I described the Apple Mail bug I experienced with my new MacBook Pro, which I was relieved to find was not a hardware fault but rather a macOS bug affecting both Apple Silicon and Intel Macs.

It has rendered Mail unusable for now, which led to me trying – and really liking – the Spark email client.

I used to try out new email clients on a somewhat regular basis, just to see what was out there, and I have used a couple of third-party apps for extended periods – Postbox being one and Airmail another.

But at some point, I decided life was too short, and I standardized more on Apple’s own apps for Mail and other things.

Apple Mail bug

The application memory error, however, forced my hand. I asked my colleagues which email apps they would recommend for the Mac and was given a good steer to Spark – listed in our “best email apps for the Mac” roundup earlier in the year.

I’m not going to write a full review for the simple reason that I don’t yet know it well enough. It’s a relatively busy time on several fronts, so my priority has been to get my email up and running as it was before, in terms of filtering and so on, rather than explore what else the app can do.

I do have to say that I don’t think the app is super-intuitive. For example, a simple setting like having account names rather than email addresses appear in the sidebar was not where I expected it to be. But that aside, it was painless to set up.

Spark email app views

One thing I like a lot is that you can switch very simply back and forth between what Spark calls ‘Classic’ view – all your mail in reverse date order – and its own Smart view. The latter is Spark’s own attempt to sort your email into categories, like personal mail (People), Notifications, and Newsletters. This is very helpful once you have it tamed, but initially, I just wanted a Mail-like view, and there are still times when this is more convenient – so I love that you can tab between the two views.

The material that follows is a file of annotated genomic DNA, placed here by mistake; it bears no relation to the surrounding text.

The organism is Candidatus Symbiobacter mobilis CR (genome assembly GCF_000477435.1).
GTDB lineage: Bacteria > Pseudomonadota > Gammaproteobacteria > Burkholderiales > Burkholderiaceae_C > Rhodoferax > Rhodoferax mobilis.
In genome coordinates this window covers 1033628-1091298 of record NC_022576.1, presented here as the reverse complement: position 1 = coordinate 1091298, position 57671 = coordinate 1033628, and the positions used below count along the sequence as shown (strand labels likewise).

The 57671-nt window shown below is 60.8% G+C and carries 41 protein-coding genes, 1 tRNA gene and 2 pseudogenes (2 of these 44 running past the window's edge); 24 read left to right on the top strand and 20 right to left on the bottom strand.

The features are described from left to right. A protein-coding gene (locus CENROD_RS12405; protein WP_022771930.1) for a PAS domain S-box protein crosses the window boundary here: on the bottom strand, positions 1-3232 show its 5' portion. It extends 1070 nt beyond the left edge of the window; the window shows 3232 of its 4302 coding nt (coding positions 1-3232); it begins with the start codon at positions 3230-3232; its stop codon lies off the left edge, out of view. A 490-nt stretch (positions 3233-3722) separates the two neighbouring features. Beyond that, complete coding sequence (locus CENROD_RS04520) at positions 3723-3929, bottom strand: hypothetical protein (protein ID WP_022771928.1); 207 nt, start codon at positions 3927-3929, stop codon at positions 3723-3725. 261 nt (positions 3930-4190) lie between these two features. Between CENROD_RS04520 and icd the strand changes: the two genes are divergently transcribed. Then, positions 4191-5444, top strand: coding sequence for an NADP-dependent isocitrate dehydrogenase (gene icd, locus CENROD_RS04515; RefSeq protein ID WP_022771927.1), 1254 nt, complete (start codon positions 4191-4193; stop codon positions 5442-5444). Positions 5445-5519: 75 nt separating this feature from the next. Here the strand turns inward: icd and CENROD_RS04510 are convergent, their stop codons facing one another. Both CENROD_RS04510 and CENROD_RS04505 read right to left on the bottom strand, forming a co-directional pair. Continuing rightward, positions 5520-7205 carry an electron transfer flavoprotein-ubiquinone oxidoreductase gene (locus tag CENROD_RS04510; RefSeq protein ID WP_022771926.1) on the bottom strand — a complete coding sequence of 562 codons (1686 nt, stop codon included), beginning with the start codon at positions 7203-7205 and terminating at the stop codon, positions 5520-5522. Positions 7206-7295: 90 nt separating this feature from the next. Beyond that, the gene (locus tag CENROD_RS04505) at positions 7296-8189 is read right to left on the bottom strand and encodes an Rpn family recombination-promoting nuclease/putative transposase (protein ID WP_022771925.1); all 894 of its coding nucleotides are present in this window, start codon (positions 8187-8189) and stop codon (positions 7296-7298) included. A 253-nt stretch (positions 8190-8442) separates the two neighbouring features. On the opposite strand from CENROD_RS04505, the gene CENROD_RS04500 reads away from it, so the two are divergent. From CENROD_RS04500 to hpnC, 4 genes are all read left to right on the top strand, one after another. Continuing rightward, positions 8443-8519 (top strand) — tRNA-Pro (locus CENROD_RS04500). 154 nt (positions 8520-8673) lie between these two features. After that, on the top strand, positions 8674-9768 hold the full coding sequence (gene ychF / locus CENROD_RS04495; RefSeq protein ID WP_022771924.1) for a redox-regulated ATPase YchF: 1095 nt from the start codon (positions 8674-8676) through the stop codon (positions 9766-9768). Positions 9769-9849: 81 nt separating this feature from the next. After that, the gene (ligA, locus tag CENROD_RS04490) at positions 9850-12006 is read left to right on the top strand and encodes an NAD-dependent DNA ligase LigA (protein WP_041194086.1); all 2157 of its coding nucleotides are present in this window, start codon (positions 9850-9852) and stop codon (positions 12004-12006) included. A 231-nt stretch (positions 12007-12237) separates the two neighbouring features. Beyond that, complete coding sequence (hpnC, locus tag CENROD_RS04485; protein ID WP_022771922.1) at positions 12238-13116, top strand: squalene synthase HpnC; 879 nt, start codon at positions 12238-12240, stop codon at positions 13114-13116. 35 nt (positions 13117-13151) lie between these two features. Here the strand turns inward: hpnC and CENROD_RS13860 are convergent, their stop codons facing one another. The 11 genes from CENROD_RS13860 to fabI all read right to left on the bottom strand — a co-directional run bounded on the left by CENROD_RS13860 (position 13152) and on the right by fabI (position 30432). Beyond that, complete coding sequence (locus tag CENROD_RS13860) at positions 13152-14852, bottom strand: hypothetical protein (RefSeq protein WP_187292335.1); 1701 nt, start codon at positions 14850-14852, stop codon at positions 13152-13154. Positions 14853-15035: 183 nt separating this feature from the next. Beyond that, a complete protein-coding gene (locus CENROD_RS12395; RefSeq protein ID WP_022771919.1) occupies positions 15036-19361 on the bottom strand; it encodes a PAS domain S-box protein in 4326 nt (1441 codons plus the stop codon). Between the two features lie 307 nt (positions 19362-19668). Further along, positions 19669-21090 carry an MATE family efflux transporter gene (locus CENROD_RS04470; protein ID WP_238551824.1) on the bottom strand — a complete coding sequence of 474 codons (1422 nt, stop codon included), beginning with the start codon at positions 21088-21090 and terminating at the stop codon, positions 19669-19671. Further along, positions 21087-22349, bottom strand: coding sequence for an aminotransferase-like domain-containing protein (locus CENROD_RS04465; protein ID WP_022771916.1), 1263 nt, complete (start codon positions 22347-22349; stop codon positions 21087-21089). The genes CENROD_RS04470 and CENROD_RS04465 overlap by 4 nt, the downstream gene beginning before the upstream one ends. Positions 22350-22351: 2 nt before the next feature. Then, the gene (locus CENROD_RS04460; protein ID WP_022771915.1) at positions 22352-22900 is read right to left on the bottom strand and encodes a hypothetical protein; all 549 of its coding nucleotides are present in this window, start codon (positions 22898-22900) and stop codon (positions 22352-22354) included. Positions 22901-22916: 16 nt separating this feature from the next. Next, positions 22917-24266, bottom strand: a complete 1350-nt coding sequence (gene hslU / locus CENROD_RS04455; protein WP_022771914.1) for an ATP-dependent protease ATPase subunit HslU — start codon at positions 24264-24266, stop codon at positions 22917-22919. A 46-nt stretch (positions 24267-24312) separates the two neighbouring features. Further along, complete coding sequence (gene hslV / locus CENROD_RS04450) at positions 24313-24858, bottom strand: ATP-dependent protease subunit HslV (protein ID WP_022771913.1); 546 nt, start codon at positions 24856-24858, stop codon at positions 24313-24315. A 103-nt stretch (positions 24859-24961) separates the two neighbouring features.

I personally found Spark’s Notifications and Newsletters categorization rather random, so I disabled these. However, I really like the three categories I have enabled: People, Pins, and Seen.

As soon as you’ve read an email, it is automatically moved to the Seen list – so People is just my unread mail. Pinned mail appears immediately below People, which is where I want it as I pin a lot of mail to be dealt with later. Seen lets me sort through any non-urgent mail later.

If you’re an Inbox Zero person, as I used to be before I wrote it off as unsustainable, this would help a lot, as once you’ve dealt any Seen mail, you can just empty that category.

I also love how easy it is to see only the category you’re dealing with right then and there. I tend to do an initial skim-read of mail, at the end of which I will do one of four things:

  • Delete it
  • Reply immediately if it’s urgent or only needs a one-liner
  • Pin it
  • Leave it as read

I can click on the People, Pins, or Seen headings and then review only those emails.

I’m probably keeping it

As I say, I have had a tendency to revert back to Apple apps as a way of simplifying life. All I’ve done for now in Spark is get my essential filters set up, so I do have more work to do – and it’s possible at that point I might find a show-stopper or two.

But I see no sign of that yet. My only complaint to date is that the color-coding isn’t as visible as it could be in the sidebar, and I haven’t yet found a way to change that (I’m using the Light theme, and the Dark theme leaves the sidebar unchanged).

As of now, I’ve removed Mail from my dock and am in no hurry to see whether Apple has fixed the problem.

FTC: We use income earning auto affiliate links. More.

Check out 9to5Mac on YouTube for more Apple news:

You’re reading 9to5Mac — experts who break news about Apple and its surrounding ecosystem, day after day. Be sure to check out our homepage for all the latest news, and follow 9to5Mac on Twitter, Facebook, and LinkedIn to stay in the loop. Don’t know where to start? Check out our exclusive stories, reviews, how-tos, and subscribe to our YouTube channel

About the Author

Ben Lovejoy

Ben Lovejoy is a British technology writer and EU Editor for 9to5Mac. He’s known for his op-eds and diary pieces, exploring his experience of Apple products over time, for a more rounded review. He also writes fiction, with two technothriller novels, a couple of SF shorts and a rom-com!

Ben Lovejoy's favorite gear